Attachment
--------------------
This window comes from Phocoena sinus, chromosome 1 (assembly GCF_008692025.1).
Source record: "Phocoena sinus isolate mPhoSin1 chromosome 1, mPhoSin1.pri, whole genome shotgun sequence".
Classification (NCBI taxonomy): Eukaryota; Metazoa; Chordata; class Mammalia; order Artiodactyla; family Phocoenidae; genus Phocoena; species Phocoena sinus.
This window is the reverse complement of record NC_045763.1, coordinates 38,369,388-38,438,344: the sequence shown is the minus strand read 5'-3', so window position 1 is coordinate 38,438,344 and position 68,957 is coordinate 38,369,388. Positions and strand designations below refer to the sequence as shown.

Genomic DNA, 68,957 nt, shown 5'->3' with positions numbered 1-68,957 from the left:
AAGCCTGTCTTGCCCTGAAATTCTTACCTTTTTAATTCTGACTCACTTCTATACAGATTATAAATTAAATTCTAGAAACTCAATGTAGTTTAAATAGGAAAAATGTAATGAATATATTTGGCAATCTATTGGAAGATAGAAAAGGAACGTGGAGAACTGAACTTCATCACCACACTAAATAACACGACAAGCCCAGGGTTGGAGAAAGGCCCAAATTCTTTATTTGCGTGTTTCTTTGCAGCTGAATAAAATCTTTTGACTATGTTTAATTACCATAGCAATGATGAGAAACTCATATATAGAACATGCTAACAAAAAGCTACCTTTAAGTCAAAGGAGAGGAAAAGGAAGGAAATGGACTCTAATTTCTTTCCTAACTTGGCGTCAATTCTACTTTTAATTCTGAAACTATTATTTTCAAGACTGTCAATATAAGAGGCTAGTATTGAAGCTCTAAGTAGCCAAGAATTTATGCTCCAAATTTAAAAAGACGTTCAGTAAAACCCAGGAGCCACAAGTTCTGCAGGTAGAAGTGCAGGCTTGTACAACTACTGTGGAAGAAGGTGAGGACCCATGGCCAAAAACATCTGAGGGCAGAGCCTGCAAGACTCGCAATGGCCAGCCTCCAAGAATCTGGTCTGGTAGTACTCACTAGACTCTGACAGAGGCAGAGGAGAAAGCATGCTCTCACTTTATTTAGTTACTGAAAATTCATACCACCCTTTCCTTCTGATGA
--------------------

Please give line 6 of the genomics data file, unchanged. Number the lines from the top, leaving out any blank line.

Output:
AAGCCTGTCTTGCCCTGAAATTCTTACCTTTTTAATTCTGACTCACTTCTATACAGATTATAAATTAAATTCTAGAAACTCAATGTAGTTTAAATAGGAAAAATGTAATGAATATATTTGGCAATCTATTGGAAGATAGAAAAGGAACGTGGAGAACTGAACTTCATCACCACACTAAATAACACGACAAGCCCAGGGTTGGAGAAAGGCCCAAATTCTTTATTTGCGTGTTTCTTTGCAGCTGAATAAAATCTTTTGACTATGTTTAATTACCATAGCAATGATGAGAAACTCATATATAGAACATGCTAACAAAAAGCTACCTTTAAGTCAAAGGAGAGGAAAAGGAAGGAAATGGACTCTAATTTCTTTCCTAACTTGGCGTCAATTCTACTTTTAATTCTGAAACTATTATTTTCAAGACTGTCAATATAAGAGGCTAGTATTGAAGCTCTAAGTAGCCAAGAATTTATGCTCCAAATTTAAAAAGACGTTCAGTAAAACCCAGGAGCCACAAGTTCTGCAGGTAGAAGTGCAGGCTTGTACAACTACTGTGGAAGAAGGTGAGGACCCATGGCCAAAAACATCTGAGGGCAGAGCCTGCAAGACTCGCAATGGCCAGCCTCCAAGAATCTGGTCTGGTAGTACTCACTAGACTCTGACAGAGGCAGAGGAGAAAGCATGCTCTCACTTTATTTAGTTACTGAAAATTCATACCACCCTTTCCTTCTGATGA